When Prince announced his Mother’s Day Baltimore show shortly after the uprising and a few days before my birthday, I took it as a sign. This one’s for you, Marion Winik. Last time I saw my beloved Artist was more than ten years ago at the Meadowlands in New Jersey. We sat in the very last row, our heads touching the cinderblock wall. Another twenty years before that, I was in the uppermost balcony at Radio City Music Hall — which was a good seat only when Prince sang International Lover from a giant, flying four-poster bed. This time I was determined to do better, no matter what.
Tickets went on sale at 5:00 pm on May 6; they sold out at 5:08. At 5:03, I clicked Submit on a purchase confirmation for $1090.40. As I told my daughter Jane, Somebody’s going to be sitting in that third row. This time, it’s us.
The four days until the concert were full of festivities. A dinner of Cuban sandwiches made by a friend the night of my birthday, Scrabble games, poetry readings, a Mother’s Day outing to Pimlico. I soaked up the attention and love; I celebrated by every means available, including both gin and hot yoga.
Let us say this: If the road of excess actually led to the palace of wisdom, Mr. Blake, I would have been there a long time ago.
Then came the concert, to which a great horde of black and white and other shades of people came wearing gray, for Freddie Gray. T-shirts, hoodies, blouses and button-downs, silk and sequins, gray hair to match. There was an unusual amount of bonding and networking, folks introducing themselves and chatting as if seated together at a wedding. Or a peace rally. Or a dream about racial harmony.
At 9 p.m. the violet scrim was whisked away and the 5’2” vegan Jehovah’s Witness from Minneapolis took the stage with his all-female, super-cool band. The fog machine started blowing, the purple lights lit and the videos rolled. And then they poured out one after another, the top tunes on the jukebox in my head: Let’s Go Crazy, 1999, Nothing Compares 2 You, Controversy, Purple Rain.
It was almost more than I could bear. The opening bars of each song hit me in the gut like a psychic medicine ball, doubling me over with disbelief and joy. I yowled, then began to sob, and didn’t stop for the whole first hour.
Mom, said Jane urgently. Watch the show.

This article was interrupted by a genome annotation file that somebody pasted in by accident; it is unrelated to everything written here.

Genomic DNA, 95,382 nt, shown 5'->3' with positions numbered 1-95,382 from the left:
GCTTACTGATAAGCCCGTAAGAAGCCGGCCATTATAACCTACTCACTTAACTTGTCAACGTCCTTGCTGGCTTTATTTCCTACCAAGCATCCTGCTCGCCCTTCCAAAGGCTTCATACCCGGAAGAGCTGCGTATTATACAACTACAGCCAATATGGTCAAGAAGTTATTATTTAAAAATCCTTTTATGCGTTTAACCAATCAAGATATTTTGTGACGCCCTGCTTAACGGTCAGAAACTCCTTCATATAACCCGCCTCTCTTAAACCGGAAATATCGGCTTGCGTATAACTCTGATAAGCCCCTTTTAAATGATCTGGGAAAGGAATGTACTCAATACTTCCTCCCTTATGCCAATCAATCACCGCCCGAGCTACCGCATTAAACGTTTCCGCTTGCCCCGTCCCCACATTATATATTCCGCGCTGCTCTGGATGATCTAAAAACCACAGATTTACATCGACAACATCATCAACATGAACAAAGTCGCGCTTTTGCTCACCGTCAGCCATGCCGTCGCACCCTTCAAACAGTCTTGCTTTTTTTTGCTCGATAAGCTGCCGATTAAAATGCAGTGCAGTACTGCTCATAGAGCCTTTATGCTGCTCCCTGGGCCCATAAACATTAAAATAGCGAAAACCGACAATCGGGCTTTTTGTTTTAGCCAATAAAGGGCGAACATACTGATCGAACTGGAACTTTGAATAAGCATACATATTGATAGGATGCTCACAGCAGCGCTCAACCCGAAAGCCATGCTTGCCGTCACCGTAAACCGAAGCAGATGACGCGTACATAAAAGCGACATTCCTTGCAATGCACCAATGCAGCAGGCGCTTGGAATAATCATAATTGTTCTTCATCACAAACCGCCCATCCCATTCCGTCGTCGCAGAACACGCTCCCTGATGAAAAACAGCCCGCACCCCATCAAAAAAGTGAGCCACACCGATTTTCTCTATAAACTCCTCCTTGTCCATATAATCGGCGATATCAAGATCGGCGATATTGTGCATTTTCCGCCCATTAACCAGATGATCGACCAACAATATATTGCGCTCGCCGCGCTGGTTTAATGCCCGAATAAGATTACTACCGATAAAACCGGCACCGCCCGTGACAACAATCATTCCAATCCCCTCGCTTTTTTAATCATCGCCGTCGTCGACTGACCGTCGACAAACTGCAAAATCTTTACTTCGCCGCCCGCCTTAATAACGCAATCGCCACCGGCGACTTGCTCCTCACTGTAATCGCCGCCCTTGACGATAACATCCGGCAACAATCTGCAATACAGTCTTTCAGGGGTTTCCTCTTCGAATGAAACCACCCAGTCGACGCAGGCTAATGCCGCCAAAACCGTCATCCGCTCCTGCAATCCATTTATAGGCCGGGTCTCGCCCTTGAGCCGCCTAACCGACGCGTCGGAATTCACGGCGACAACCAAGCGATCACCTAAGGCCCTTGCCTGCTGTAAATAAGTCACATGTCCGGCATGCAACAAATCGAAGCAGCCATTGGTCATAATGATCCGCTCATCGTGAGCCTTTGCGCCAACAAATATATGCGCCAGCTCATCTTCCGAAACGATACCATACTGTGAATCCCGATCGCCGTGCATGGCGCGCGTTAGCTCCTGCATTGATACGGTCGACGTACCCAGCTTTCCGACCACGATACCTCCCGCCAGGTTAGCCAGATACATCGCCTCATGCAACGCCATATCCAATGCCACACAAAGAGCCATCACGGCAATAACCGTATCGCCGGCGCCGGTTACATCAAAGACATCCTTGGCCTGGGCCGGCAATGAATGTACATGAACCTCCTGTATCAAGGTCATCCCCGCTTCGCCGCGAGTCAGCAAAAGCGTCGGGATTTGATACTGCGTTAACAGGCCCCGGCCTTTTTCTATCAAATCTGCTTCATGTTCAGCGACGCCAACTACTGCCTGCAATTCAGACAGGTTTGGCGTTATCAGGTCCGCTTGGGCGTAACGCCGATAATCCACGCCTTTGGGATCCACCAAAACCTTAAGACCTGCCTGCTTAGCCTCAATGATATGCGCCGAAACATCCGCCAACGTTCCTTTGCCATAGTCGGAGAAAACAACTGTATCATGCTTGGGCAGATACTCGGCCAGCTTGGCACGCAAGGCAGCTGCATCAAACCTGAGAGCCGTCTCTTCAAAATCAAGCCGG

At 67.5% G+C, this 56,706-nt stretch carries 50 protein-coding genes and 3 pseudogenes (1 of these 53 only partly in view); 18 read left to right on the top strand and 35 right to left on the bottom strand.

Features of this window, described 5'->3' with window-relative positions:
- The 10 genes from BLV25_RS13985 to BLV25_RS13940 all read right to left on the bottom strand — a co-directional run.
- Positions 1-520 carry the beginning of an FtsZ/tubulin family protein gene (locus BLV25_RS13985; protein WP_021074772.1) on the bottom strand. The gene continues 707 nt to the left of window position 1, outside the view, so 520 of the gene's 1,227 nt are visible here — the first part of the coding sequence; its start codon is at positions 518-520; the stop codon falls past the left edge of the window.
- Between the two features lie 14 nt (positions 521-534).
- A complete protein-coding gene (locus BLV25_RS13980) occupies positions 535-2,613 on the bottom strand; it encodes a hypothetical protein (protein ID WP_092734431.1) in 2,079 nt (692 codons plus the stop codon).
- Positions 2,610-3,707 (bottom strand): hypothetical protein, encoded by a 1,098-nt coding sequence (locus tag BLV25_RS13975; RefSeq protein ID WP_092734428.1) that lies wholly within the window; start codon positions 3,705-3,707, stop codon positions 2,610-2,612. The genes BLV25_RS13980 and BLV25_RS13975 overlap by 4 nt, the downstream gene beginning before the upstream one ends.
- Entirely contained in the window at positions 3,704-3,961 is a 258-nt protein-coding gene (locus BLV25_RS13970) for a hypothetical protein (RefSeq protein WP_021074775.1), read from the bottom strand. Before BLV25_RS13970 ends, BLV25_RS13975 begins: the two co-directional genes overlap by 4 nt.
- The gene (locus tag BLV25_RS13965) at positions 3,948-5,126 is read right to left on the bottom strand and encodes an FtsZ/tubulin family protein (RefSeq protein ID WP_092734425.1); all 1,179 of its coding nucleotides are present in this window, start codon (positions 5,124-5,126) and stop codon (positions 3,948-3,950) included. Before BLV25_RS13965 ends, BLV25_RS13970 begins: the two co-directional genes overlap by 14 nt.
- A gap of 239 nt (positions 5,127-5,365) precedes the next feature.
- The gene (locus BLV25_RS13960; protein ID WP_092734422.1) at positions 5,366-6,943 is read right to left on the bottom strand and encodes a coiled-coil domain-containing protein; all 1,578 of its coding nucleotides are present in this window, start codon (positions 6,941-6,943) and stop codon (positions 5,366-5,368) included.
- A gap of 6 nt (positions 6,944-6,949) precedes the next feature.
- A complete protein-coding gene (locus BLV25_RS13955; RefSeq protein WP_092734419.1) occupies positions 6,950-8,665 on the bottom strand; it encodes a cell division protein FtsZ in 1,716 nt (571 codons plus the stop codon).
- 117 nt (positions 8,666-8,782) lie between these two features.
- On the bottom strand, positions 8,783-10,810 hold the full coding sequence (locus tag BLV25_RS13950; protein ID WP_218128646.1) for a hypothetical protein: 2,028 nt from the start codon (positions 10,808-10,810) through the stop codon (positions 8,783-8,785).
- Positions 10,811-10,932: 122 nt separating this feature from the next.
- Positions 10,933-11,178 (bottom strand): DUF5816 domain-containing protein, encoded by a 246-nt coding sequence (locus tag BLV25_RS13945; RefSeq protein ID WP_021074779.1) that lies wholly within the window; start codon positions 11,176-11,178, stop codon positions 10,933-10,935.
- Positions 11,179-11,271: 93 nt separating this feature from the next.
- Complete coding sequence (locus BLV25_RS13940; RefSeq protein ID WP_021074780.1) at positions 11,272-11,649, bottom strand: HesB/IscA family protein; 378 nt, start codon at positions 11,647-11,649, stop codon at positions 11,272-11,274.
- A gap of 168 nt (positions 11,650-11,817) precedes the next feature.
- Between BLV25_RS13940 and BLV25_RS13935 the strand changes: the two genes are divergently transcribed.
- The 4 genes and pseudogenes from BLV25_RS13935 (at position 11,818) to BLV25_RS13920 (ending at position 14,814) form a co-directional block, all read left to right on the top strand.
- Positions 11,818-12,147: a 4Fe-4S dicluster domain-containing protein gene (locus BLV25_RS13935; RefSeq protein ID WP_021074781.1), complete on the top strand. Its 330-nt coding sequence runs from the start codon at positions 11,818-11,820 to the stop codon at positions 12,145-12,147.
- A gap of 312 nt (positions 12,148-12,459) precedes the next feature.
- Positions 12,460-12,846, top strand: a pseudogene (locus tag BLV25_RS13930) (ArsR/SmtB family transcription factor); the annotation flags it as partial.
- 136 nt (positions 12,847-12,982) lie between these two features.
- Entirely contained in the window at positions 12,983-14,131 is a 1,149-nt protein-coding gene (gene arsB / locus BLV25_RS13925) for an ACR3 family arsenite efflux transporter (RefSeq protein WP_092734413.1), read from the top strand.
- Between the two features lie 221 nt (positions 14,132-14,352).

I’m doing the best I can, I said. But then I would hear the swelling, melancholy chords of Little Red Corvette, the skittering riff that starts When Doves Cry, or ten thousand voices singing You, I would die for you, and my heart would break open again, humbled and inspired. It was as if Prince, in his complete and utter Princeness, was re-awakening my own misplaced self, and this feeling stayed with me for many days.
If you don’t go to church and you’re not in therapy, the awakening has to catch you where it can.
Later I learned that other friends at the concert had similar experiences, the sobbing, even, and the sense of something shifting inside. Perhaps it has something to do with the way the songs are woven into so many decades of our lives. Imagine the concert as one soundtrack for ten thousand different movie montages — car trips, nightclubs, living rooms and kitchens, siblings, friends and lovers, some of them now gone. Nancy and Steve and Tony and me, arms around each other in my mother’s driveway in New Jersey, about to go to that concert at Radio City. Judy and me dancing under the carport so hard we end by jumping into the swimming pool with our clothes on. We ain’t gonna let the elevator bring us down – oh, no let’s go!
Remember when 1999 was so far away and we were in our terrible eighties clothes, our big pink hair, our shoulder pads, that electric green Girbaud pullover, the cowl-neck maxi dress from my mother, belted with a big pewter lion’s head dangling leather thongs?
Along with the flood of memories there’s the sheer awe. So much talent and mastery packed into one diminutive frame. Tiny, lean, and totally focused, kooky and cocky, Prince literally embodies his art. Every molecule is fully dedicated. You see it in the way he grabs the neck of a guitar and snaps it back against his hip, you hear it in the angelic swoop of his voice and in the effortlessness of his piano style. It makes you proud to be a human being.
Unlike some other things that have been going on around here lately.
Finally the sobbing lets up and the dancing takes over. Prince has a dozen musicians up there on stage with him, and Marilyn and Nick Mosby, and has moved a hundred-odd people from the worst seats in the place up front to the pit. They and everybody else are singing and swaying and shaking and rolling like believers in a gospel tent. All in all it is a rather unusual, and pretty expensive, and sort of miraculous peace rally, but I was dreamin when I wrote this so sue me if I go 2 fast…
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